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In December 2012, changes were made in the way abducted-child AMBER Alerts are delivered to cell phones and other mobile devices.  In mid-December, AMBER Alert distribution began through FEMA’s Integrated Public Alert and Warning System (IPAWS) Commercial Mobile Alert System (CMAS).  As part of this change, alerts delivered via the long-established Wireless AMBER Alert Program were ended on December 31, 2012.  But should this move have been made at this time? Continue reading »

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Two Steps Forward: How Local Broadcasters can Carry the Most Critical Emergency Alerts

On March 8, 2012, in Emergency Alert System, by with Remote Possibilities / Broadcast Warning Working Group

The Federal Communications Commission’s (FCC) Emergency Alert System (EAS) Notice of Inquiry (NOI) proposed rule changes that included a call for requiring broadcasters and cable operators to carry local and state emergency warnings. This provision is commonly referred to as “Governor Must Carry” (GMC). Currently, the only mandatory EAS messages in the FCC’s rules are those issued by the President.[1]

One reason GMC was put into that NOI was because of complaints that governors were not using the EAS to tell traffic fleeing from events like Hurricane Ike that all highways were converted to head north.  Another reason: In Texas, instead of using EAS for the Space Shuttle Columbia disaster, the governor convened a news conference where reporters asked if AMBER (Child Abduction) alerts could be used to warn people about touching pieces of the fallen shuttle. Other instances of failures to originate proper warnings, or misuse of proper warning protocols are in the record.

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What Does Google Public Alerts Teach Us?

On February 29, 2012, in General, by with SRA International

Google Public Alerts and Its Features Out of the Box

You may recall that on January 25, 2012, the Google Crisis Response (GCR) team at Google.org launched the Google Public Alerts (GPA) platform.  GPA aggregates weather, public safety, and earthquake alerts from US National Oceanic and Atmospheric Administration (NOAA), the National Weather Service (NWS), and the US Geological Survey (USGS) and displays the alerts on Google Maps Figure 1. Continue reading »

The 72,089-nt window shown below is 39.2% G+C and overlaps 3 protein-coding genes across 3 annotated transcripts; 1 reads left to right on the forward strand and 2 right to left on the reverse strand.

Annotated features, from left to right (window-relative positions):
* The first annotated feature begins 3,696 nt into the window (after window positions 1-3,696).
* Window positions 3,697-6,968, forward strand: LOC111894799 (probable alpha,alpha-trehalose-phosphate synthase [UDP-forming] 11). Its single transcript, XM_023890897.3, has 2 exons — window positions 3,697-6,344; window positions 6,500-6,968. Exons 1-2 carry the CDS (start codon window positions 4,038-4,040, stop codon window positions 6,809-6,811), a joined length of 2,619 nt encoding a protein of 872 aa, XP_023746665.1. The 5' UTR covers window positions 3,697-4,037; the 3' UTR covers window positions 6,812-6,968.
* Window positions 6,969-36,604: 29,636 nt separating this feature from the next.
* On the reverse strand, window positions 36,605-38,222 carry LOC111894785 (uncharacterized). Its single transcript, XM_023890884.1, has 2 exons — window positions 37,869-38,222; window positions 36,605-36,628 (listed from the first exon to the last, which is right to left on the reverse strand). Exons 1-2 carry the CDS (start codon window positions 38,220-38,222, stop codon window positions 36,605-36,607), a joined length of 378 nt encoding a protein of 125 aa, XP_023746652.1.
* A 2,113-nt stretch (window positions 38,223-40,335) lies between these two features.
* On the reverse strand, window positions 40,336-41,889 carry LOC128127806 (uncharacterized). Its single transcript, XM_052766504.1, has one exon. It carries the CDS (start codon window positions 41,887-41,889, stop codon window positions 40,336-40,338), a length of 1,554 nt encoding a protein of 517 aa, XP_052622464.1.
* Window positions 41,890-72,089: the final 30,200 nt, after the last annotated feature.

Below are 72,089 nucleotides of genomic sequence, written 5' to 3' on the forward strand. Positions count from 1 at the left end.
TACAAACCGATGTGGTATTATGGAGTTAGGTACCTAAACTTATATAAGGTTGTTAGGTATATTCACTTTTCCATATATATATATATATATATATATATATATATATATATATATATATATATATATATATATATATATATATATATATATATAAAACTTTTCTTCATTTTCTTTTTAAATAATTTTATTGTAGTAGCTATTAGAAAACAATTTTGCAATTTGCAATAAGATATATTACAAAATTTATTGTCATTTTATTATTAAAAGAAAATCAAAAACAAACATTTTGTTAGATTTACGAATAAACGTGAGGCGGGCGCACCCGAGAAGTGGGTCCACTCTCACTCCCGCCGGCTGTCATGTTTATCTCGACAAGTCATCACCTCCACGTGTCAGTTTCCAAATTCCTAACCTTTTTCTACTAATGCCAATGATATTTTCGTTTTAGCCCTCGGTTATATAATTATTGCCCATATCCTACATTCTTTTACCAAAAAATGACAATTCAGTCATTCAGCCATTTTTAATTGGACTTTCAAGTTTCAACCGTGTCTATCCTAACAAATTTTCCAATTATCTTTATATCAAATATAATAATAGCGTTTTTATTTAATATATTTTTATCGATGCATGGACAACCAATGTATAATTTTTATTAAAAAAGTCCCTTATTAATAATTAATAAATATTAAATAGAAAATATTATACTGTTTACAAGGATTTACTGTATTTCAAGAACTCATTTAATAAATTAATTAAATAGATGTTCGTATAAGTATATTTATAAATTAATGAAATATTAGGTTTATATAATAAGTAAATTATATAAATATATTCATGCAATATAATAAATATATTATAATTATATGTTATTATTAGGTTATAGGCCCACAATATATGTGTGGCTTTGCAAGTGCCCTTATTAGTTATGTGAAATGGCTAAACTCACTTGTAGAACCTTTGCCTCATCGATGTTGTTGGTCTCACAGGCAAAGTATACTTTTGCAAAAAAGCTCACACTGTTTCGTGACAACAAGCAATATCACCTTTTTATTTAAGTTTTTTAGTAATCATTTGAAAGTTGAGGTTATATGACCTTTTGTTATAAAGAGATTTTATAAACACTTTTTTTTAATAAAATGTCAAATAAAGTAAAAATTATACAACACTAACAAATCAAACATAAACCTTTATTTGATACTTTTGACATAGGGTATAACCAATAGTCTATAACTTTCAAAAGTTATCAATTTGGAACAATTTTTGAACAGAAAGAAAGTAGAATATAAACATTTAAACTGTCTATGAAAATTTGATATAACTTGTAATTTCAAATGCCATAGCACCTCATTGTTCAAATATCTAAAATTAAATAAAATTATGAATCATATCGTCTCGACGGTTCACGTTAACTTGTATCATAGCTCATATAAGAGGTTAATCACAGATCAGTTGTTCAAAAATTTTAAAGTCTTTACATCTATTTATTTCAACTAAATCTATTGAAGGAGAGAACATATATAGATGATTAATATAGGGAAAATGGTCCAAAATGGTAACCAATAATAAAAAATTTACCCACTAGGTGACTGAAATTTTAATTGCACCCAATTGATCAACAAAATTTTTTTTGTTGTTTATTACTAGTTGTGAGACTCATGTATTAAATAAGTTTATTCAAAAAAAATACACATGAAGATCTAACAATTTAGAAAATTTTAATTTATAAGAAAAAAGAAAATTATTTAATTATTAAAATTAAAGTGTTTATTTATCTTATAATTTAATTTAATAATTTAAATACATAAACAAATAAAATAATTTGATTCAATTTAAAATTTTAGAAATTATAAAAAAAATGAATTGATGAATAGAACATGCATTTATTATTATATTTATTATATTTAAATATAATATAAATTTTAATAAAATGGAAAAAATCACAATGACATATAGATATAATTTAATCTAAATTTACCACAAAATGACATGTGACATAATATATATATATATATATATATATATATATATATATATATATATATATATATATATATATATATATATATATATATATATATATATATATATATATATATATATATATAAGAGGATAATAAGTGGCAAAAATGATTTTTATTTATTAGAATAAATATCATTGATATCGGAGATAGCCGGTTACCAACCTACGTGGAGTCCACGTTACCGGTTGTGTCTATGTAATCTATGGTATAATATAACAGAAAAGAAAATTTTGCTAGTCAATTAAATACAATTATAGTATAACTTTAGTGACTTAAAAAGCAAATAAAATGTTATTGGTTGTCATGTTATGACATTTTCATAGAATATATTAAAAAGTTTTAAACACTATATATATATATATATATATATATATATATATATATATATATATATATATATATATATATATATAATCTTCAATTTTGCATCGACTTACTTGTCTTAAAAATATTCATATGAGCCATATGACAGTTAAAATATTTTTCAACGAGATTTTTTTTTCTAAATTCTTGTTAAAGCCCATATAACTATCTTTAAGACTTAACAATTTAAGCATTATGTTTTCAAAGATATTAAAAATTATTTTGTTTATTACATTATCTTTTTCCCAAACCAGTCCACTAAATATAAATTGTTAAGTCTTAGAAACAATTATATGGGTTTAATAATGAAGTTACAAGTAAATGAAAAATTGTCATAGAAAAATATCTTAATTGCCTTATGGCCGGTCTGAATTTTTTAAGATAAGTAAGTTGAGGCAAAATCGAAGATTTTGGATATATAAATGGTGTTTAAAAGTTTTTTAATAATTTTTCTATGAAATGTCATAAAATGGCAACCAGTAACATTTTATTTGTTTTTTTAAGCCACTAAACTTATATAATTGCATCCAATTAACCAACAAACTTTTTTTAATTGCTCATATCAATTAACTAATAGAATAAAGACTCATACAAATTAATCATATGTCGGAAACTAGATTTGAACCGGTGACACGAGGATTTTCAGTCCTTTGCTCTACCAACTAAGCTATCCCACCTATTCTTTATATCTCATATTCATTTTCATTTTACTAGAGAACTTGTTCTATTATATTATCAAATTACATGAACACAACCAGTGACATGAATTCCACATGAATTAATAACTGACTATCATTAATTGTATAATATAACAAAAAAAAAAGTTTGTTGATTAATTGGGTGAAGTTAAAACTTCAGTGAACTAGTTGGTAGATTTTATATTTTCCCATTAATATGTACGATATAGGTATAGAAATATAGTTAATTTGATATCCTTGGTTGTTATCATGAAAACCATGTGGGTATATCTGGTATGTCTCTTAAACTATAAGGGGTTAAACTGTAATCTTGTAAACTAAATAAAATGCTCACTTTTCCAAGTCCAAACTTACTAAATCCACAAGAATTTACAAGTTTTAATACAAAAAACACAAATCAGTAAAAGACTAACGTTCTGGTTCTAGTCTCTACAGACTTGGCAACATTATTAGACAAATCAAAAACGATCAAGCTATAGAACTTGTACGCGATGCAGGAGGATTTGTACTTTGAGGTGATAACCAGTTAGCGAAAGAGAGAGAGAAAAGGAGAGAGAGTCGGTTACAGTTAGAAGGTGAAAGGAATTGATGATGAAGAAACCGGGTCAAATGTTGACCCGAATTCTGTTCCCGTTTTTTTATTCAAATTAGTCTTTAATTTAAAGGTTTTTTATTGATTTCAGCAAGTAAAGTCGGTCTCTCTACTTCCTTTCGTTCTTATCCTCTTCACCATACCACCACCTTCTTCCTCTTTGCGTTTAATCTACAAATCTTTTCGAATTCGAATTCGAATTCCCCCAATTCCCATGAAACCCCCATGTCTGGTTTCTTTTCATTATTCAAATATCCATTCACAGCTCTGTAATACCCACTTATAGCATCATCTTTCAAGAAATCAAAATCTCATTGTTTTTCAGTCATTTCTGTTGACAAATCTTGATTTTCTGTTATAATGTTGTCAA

The New York City Office of Emergency Management (OEM) today announced that it will conduct a test of the Commercial Mobile Alert Service (CMAS, also known as the Personal Localized Alerting Network or Wireless Emergency Alerts) with the Federal Emergency Management Agency, Department of Homeland Security Science and Technology Directorate, and Federal Communications Commission this Thursday, December 15th.

According to the press release (full text below this post), wireless carriers AT&T, Sprint, T-Mobile, and Verizon will participate in the test, in which OEM will send six test messages to test mobile devices across New York City between 10am and 3pm on Thursday. Continue reading »

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This post is Part 2 of 3 in a series of reports on the recent annual conference of the International Association of Emergency Managers (IAEM) held November 13-16 in Clark County, Nevada. See also Part 1 on CAP and Part 3 on Federal presentations at IAEM.

The Commercial Mobile Alert System (CMAS) is a service coming online in April 2012 that will broadcast emergency alerts to all cell phones in an affected area without the need for prior sign-up. The FEMA Integrated Public Alert and Warning System (IPAWS) booth had a significant focus on CMAS, noting that while the full deployment will be in April there will be an early rollout of CMAS in NYC and DC.
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